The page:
Minnesota education bills, which include ban on American Indian nicknames, move to conference committee

The prohibition of American Indian nicknames is one of the many differences in the education omnibus bills that the Conference Committee on House File 2497 will work to resolve.

030323 Warroad2.jpg
Warroad players celebrate their Section 8A championship against East Grand Forks Thursday, March 2, 2023 in Thief River Falls.
Eric Hylden/Grand Forks Herald

WARROAD, Minn. — As legislation addressing the use of American Indian nicknames in Minnesota public schools is debated in a conference committee, not everybody with ties to Warroad Public Schools is supportive of efforts to allow the school district to keep its nickname.

Tréchelle Bunn, an Indigenous woman, Warroad High School alumni and former Warroad High hockey player, sees the Warroad Warriors nickname as outdated. Growing up in a small town in Manitoba just across the U.S.-Canada border, she said she first experienced racism when she transferred to Warroad Public Schools in middle school. It was perpetuated by other students wearing Warroad Warriors clothing.

“No matter how much education you try to push and no matter how good of intentions you may have to try to change the idea that you can have the logo and still respect Indigenous culture, it’s just not possible,” Bunn said. “You’re opening that door, you’re making that segue for that racism and that degrading.”

Earlier in the Minnesota legislative session, a number of bills with sections prohibiting the use of American Indian nicknames and logos in public schools were introduced. Late in the session, just two remain: House File 2497, the House Education Finance omnibus bill, and Senate File 1311, the Senate Education Policy omnibus bill. An amendment to SF 1311 would allow Warroad to continue using the Warriors nickname and logo.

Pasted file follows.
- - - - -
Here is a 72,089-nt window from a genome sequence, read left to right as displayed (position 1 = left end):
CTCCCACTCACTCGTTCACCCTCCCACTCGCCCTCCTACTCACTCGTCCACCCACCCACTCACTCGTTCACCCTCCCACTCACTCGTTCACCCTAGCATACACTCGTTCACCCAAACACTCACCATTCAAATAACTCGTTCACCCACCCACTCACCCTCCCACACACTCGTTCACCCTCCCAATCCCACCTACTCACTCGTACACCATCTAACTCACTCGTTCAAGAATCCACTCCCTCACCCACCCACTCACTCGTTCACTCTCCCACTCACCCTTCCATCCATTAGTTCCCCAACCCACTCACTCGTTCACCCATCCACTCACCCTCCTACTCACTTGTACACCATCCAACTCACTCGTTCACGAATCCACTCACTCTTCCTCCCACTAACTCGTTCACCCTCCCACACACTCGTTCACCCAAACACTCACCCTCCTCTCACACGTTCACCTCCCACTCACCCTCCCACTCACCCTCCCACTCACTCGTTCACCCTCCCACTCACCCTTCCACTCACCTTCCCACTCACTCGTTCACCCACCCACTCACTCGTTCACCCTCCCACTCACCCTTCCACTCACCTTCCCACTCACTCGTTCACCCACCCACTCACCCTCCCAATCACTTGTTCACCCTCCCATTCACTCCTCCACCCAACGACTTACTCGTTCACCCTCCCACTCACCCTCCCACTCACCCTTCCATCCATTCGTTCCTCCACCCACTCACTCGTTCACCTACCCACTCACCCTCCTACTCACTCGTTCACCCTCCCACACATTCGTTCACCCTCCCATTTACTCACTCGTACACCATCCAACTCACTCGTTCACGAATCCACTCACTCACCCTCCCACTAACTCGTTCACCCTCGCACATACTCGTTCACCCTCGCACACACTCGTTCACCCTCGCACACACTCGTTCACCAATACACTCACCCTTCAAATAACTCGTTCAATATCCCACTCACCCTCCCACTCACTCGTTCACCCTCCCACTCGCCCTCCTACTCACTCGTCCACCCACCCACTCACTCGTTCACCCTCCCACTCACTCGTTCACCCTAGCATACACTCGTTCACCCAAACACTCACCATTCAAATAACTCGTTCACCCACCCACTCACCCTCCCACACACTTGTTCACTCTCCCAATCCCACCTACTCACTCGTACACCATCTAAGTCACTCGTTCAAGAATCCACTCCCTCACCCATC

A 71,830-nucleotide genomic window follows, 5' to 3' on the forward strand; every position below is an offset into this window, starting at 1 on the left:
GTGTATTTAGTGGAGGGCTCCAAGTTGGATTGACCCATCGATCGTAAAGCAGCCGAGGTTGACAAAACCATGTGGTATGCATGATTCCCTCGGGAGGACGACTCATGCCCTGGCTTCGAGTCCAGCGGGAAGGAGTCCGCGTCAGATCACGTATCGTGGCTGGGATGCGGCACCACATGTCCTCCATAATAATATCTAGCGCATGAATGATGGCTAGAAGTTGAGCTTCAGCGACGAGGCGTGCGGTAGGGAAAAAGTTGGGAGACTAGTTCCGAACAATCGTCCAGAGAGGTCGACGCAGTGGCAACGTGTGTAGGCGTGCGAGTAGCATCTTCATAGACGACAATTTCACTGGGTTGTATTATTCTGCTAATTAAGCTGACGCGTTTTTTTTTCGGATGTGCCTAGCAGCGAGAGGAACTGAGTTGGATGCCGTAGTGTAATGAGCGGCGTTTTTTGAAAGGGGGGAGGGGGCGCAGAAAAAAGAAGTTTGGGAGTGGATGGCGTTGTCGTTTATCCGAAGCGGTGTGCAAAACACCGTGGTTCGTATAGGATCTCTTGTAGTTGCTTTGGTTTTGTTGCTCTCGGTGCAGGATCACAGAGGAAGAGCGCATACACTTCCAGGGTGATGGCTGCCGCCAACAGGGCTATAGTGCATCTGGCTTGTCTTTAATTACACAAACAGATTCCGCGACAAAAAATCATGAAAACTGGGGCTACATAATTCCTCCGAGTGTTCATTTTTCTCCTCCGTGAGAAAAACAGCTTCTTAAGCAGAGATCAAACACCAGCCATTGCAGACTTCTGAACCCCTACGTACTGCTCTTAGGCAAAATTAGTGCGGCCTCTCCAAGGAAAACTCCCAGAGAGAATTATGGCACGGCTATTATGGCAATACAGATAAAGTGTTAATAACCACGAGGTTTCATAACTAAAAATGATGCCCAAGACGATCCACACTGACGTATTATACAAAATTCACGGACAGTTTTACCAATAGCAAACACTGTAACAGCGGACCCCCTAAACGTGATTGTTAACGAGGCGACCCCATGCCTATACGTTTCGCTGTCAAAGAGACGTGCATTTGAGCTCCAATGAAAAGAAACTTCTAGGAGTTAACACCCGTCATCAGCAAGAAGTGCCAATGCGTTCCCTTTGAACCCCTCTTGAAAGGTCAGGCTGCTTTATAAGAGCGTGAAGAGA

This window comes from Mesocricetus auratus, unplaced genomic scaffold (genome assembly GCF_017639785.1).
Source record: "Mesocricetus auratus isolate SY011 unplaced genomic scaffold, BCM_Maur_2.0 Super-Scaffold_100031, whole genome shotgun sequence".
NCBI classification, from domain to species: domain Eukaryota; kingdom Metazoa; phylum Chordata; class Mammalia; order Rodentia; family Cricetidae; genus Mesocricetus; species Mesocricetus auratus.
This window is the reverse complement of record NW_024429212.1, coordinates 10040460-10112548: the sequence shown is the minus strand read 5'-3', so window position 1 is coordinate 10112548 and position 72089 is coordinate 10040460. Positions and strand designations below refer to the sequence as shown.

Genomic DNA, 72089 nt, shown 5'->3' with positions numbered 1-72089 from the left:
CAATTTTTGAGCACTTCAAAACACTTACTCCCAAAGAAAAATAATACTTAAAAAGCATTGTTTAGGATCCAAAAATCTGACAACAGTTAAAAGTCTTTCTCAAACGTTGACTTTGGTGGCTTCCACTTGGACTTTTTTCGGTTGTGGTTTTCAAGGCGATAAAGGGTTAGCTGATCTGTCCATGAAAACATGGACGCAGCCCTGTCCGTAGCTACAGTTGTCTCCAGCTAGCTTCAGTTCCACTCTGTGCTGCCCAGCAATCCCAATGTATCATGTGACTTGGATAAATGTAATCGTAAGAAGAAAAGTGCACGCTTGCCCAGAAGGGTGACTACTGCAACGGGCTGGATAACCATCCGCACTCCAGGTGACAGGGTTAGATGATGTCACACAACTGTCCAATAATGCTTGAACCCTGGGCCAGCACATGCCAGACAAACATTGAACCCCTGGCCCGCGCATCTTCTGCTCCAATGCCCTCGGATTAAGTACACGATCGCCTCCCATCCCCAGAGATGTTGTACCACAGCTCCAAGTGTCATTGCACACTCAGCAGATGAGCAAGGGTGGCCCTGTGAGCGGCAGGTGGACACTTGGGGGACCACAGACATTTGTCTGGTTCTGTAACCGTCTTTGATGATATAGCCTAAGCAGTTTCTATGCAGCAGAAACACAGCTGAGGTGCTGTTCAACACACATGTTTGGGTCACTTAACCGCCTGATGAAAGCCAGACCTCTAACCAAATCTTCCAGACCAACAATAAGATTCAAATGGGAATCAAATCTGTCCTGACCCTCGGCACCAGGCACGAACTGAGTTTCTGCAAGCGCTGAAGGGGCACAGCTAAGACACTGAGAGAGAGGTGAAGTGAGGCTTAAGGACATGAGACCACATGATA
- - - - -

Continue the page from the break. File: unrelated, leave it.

The potential ban on the use of American Indian nicknames has stirred concern in Warroad, where the “Warroad Warriors” nickname references the town’s long Ojibwe history. A man named Ay-Ash-A-Wash was chief during a war against the Sioux. Ay-Ash-A-Wash’s son, Na-May-Poke, sold part of his land for the first Warroad school on the condition that the school used the nickname the “Warroad Warriors” for athletic competitions to honor those who fell in battle, according to history.


Many in Warroad have voiced their support for the continued use of the Warriors nickname, including the school district. Others with ties to the community, including former Warroad and NHL hockey player Henry Boucha, have also shown their support.

“Some of these people that wrote these bills have never been to Warroad,” Boucha told the Herald in March. “They’ve never realized the importance.”

While she is against the continued use of the Warroad Warriors nickname, Bunn wants to make sure Indigenous voices of all opinions are centered in the discussion.

“I’m all for Indigenous voices being shared and heard, whether that is people who have the same opinion as me or different opinions,” she said. “I just want to make sure that Indigenous voices are front and center on this issue, and what I was seeing was a lot of non-Indigenous people engaging in this conversation, which plays into the centuries-old narrative of non-Indigenous peoples deciding issues regarding Indigenous people.”

Bunn says it is time to honor the history of Warroad and other Indigenous communities in a different way.